Monday, May 20, 2013

Arlington v. FCC

Interpretation of a statutory ambiguity: Courts must apply the Chevron framework to an agency’s inter­pretation of a statutory ambiguity that concerns the scope of the agency’s statutory authority (i.e., its jurisdiction); when a court reviews an agency’s interpretation of a statute it administers, the question is always, simply, whether the agency has stayed within the bounds of its statutory authority. There is no dis­tinction between an agency’s “jurisdictional” and “nonjurisdictional” interpretations. The “jurisdictional-nonjurisdictional” line is mean­ingful in the judicial context because Congress has the power to tell the courts what classes of cases they may decide—that is, to define their jurisdiction—but not to prescribe how they decide those cases. But for agencies charged with administering congressional statutes, both their power to act and how they are to act is authoritatively pre­scribed by Congress, so that when they act improperly, no less than when they act beyond their jurisdiction, what they do is ultra vires. Because the question is always whether the agency has gone beyond what Congress has permitted it to do, there is no principled basis for carving out an arbitrary subset of “jurisdictional” questions from the Chevron framework. See, e.g., National Cable & Telecommunications Assn., Inc. v. Gulf Power Co., 534 U. S. 327, 333, 339; this Court has consistently afforded Chevron deference to agen­cies’ constructions of the scope of their own jurisdiction. See, e.g., Commodity Futures Trading Commission v. Schor, 478 U. S. 833; United States v. Eurodif S. A., 555 U. S. 305, 316. Chevron applies to statutes designed to curtail the scope of agency discretion, see Chem­ical Mfrs. Assn. v. Natural Resources Defense Council, Inc., 470 U. S. 116, 123, and even where concerns about agency self-aggrandizement are at their apogee—i.e., where an agency’s expansive construction of the extent of its own power would have wrought a fundamental change in the regulatory scheme, see FDA v. Brown & Williamson Tobacco Corp., 529 U. S. 120, 132 (U.S. S. Ct., 20.05.13, Arlington v. FCC, J. Scalia).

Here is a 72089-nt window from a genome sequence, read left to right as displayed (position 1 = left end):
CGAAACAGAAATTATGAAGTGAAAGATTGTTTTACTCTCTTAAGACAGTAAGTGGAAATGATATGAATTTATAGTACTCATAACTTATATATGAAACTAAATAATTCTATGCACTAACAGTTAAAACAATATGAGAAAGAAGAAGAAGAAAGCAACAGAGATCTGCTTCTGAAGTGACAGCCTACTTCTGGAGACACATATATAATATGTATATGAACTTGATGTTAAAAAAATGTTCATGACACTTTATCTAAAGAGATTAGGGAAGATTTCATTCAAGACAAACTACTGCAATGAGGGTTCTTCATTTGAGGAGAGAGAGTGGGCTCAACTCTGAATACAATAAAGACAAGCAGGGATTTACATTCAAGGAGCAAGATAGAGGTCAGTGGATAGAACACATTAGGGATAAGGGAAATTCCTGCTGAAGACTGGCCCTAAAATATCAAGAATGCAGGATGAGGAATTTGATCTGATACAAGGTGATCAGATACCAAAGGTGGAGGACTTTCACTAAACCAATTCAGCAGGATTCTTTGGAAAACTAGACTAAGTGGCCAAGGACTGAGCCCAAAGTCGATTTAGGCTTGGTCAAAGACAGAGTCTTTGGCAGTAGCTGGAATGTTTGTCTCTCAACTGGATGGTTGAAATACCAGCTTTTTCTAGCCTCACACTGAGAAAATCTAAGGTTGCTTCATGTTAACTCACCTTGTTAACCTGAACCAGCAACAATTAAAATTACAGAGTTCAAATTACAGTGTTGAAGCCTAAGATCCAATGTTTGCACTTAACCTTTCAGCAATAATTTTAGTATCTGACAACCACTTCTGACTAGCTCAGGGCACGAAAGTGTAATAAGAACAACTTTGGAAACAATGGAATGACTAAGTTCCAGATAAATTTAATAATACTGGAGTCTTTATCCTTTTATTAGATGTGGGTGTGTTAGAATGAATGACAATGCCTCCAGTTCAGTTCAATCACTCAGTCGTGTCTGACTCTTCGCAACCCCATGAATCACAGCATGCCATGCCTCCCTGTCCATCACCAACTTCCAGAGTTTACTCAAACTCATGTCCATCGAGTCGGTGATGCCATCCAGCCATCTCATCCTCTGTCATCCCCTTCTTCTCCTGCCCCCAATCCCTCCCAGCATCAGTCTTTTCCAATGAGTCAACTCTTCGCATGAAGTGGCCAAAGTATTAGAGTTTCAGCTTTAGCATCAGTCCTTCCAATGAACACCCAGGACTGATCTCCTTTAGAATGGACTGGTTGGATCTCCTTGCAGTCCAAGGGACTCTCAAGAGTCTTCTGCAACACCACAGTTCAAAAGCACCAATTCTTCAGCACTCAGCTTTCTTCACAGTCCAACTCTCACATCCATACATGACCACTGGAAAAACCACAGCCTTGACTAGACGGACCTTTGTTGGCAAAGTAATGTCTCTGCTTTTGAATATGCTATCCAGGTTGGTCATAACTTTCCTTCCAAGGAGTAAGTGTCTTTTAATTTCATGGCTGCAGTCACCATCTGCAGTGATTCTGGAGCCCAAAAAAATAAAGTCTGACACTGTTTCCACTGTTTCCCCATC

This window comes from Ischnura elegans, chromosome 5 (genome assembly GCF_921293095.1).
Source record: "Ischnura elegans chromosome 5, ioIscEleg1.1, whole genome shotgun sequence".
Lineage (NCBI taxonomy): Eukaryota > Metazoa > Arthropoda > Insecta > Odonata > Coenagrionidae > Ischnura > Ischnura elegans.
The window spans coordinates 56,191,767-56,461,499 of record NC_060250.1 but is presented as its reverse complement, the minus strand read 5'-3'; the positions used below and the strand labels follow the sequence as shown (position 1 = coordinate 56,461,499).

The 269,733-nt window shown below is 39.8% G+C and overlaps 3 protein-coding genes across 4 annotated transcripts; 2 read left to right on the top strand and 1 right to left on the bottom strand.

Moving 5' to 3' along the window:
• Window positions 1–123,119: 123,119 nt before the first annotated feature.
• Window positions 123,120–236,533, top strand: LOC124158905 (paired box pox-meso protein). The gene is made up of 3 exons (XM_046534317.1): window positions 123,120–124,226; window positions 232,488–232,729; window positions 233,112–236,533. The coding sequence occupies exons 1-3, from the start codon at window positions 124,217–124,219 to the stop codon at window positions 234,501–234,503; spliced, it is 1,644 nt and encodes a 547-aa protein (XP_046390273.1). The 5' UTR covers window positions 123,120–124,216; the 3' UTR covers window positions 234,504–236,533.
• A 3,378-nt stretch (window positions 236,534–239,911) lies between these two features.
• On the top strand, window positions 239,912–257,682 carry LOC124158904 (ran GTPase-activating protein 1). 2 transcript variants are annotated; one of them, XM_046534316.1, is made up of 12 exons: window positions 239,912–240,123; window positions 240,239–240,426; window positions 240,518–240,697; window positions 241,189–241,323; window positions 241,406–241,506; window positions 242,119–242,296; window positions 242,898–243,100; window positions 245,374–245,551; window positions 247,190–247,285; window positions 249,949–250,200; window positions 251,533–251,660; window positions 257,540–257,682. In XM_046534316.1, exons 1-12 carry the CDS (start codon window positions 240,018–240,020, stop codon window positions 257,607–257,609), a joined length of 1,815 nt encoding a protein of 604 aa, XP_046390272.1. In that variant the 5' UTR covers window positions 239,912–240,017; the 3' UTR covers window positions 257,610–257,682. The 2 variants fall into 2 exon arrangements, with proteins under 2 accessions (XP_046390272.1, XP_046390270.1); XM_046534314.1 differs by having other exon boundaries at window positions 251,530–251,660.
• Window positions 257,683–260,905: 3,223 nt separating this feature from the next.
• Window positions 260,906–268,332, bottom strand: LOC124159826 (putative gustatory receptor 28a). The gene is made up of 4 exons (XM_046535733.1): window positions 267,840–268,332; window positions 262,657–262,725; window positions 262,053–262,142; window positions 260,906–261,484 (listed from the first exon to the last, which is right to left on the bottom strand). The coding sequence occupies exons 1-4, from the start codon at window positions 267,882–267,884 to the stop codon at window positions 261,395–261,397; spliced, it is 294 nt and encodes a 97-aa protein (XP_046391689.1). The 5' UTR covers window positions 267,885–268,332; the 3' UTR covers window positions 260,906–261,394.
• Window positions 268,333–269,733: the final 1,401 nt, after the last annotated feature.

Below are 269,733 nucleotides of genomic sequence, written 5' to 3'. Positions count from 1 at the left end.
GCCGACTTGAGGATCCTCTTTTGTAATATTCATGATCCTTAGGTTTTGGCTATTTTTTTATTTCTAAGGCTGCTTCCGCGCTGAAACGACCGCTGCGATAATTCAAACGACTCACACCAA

Administration fédérale : interprétation d'une loi fédérale ambigüe : la jurisprudence Chevron et la déférence avec laquelle elle examine si une réglementation administrative ou une décision est conforme à sa base légale, soit conforme à la loi fédérale attributive de pouvoir de décision, s'applique également dans le cadre de l'interprétation par l'administration d'une loi fédérale, donc passée par le Congrès fédéral, qui précise le cadre des compétences d'une administration particulière.

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